Although the SEC, in approving the proposed rule, noted that the researchers’ results “are mixed, . .  are generally inconclusive, and suggest that the effects of even mandated changes remain the subject of reasonable debate,” it found that “at a minimum, the academic and empirical studies support the conclusion that board diversity does not have adverse effects on company performance.”

● Defined Terms

     Among the terms defined in Nasdaq’s Listing Rule 5605(f)(1) are:

     “Diverse” means an individual who self-identifies in one or more of the following categories: Female, Underrepresented Minority, or LGBTQ+.

     “Female” means an individual who self-identifies her gender as a woman, without regard to the individual’s sex at birth.

     “LGBTQ+” means an individual who self-identifies as any of the following: lesbian, gay, bisexual, transgender, or as a member of the queer community.

     “Underrepresented Minority” means an individual who self-identifies as one or more of the following: Black or African American, Hispanic or Latinx, Asian, Native American or Alaska Native, Native Hawaiian or Pacific Islander, or Two or More Races or Ethnicities.

     “Two or More Races or Ethnicities” means a person who identifies with more than one of the following categories: White (not of Hispanic or Latinx origin); Black or African American, Hispanic or Latinx, Asian, Native American or Alaska Native, Native Hawaiian or Pacific Islander.

     These categories are further defined in the amended proposal’s instructions for completing the required matrix for disclosing board diversity.  See “Page 327 of 354” in an attachment to Nasdaq’s February 26 letter.

● Comply or Explain

     Both the SEC and Nasdaq emphasized that the exchange’s revised listing standards do not force boards to meet specific diversity “quotas,” and that companies could satisfy the requirements by disclosing why they had not seated the specified number of “Diverse” directors. 

     The SEC indicated that Nasdaq “would not evaluate the substance or merits of a company’s explanation.”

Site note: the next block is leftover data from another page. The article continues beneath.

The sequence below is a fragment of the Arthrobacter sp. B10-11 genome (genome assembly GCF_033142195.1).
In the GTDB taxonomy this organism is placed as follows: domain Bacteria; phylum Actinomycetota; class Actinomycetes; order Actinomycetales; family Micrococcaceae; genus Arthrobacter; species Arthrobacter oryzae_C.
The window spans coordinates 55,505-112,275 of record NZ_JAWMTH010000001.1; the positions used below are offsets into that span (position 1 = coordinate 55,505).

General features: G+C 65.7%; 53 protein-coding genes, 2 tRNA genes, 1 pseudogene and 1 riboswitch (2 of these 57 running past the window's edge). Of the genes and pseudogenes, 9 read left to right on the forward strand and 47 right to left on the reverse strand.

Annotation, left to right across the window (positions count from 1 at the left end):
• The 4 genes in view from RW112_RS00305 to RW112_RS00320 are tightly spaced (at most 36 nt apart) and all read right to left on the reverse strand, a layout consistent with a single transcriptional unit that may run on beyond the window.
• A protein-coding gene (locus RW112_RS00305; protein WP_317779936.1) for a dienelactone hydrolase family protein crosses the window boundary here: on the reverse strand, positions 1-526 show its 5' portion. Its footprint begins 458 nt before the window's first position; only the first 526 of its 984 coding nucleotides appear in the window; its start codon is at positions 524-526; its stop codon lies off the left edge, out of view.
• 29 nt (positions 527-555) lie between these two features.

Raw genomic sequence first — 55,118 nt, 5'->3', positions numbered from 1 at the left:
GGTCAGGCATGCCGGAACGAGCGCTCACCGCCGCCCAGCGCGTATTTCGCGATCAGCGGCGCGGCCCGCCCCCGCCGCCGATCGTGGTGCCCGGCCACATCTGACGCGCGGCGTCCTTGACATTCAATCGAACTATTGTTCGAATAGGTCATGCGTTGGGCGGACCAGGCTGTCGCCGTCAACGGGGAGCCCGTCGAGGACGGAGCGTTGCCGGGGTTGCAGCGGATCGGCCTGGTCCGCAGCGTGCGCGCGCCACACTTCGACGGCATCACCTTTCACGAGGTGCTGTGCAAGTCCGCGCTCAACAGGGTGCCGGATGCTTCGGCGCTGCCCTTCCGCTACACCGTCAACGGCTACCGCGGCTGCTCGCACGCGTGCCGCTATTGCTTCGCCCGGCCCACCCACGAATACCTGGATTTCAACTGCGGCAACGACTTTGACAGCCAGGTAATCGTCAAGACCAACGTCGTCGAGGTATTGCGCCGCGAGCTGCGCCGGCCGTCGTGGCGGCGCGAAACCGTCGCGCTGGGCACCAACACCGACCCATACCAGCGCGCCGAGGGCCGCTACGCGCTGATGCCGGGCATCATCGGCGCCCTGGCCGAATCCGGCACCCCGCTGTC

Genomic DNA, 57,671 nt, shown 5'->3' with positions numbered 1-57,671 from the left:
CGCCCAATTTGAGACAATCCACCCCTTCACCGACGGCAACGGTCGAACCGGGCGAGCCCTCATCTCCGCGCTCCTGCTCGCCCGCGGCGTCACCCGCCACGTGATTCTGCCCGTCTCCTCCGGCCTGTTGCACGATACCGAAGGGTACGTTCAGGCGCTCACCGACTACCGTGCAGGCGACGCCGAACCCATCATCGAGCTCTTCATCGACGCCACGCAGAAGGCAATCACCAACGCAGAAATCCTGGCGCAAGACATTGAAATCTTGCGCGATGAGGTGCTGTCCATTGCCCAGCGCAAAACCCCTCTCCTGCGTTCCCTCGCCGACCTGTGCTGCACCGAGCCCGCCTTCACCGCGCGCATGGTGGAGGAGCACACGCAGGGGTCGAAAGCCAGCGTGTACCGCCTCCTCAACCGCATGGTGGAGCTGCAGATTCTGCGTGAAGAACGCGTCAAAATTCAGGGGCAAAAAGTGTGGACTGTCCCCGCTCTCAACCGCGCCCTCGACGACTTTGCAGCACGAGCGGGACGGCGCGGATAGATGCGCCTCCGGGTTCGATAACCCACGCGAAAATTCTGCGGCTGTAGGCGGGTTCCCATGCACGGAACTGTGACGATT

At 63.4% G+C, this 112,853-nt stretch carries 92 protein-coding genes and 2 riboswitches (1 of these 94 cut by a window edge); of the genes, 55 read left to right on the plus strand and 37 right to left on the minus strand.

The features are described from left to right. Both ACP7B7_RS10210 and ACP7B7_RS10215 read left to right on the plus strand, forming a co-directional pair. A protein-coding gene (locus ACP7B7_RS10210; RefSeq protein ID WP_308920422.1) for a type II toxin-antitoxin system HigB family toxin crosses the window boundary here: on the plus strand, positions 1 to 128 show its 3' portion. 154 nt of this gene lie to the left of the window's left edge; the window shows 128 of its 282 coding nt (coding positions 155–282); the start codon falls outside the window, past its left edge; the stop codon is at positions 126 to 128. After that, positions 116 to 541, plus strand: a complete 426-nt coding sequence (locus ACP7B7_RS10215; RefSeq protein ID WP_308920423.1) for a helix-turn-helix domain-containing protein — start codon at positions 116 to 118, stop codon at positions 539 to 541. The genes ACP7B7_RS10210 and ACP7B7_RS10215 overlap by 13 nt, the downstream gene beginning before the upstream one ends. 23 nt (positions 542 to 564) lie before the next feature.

Nasdaq’s letter to the agency clarified that a company “can choose to disclose as much, or as little, insight into the company’s circumstances or diversity philosophy as the company determines, and shareholders may request additional information directly from the company if they need additional information to make an informed voting or investment decision.”

    Nasdaq’s amended proposal suggests that one explanation that a board might offer is that it “believe[s] that defining diversity more broadly than Nasdaq (by considering national origin, veteran status and disabilities) brings a wide range of perspectives and experiences to the board.”

    As the exchange noted in its amended proposal, the “comply or explain” approach also appears in several federal securities regulations, including those governing a company’s inclusion of a financial expert on the board’s audit committee, and a company’s adoption of an ethics code that applies to its CEO and senior financial or accounting officers.

●  Nine Areas Seeing Development About Qualifications

     Among the resulting opportunities, and areas to monitor for further development (and study) are:

     First, the revisions should draw increased attention to, and possibly the creation of new, independent groups devoted to preparing potential directors who would qualify as “Diverse” under the Nasdaq definition.

     (Without endorsing any in particular,) those organizations include: 50/50 Women on Boards; Alliance for Board Diversity; Boardlist; Catalyst; DirectWomen; Ellevate; Executive Leadership Council; Hispanic Association on Corporate Responsibility; International Women’s Forum; Interorganization Network (ION); New America Alliance; 30% Club (U.S. Chapter); 30% Coalition; Women Corporate Directors; and Women in the Boardroom.

     Second, there will certainly be renewed interest in conferences and organizations that prepare professionals (whether lawyers or not) to be directors; and in written information, including blogs and lists of recommended reading, on the basic and advanced functions of directors. 

     Third, students and alumni of law and business schools might decide to enroll in (regular or continuing/executive education) courses to prepare and position them for the boardroom, possibly to help advance not only a specific corporation’s financial performance but also its contributions to social initiatives.  Some educational institutions might create, or enlarge, specialized programs or centers for this purpose.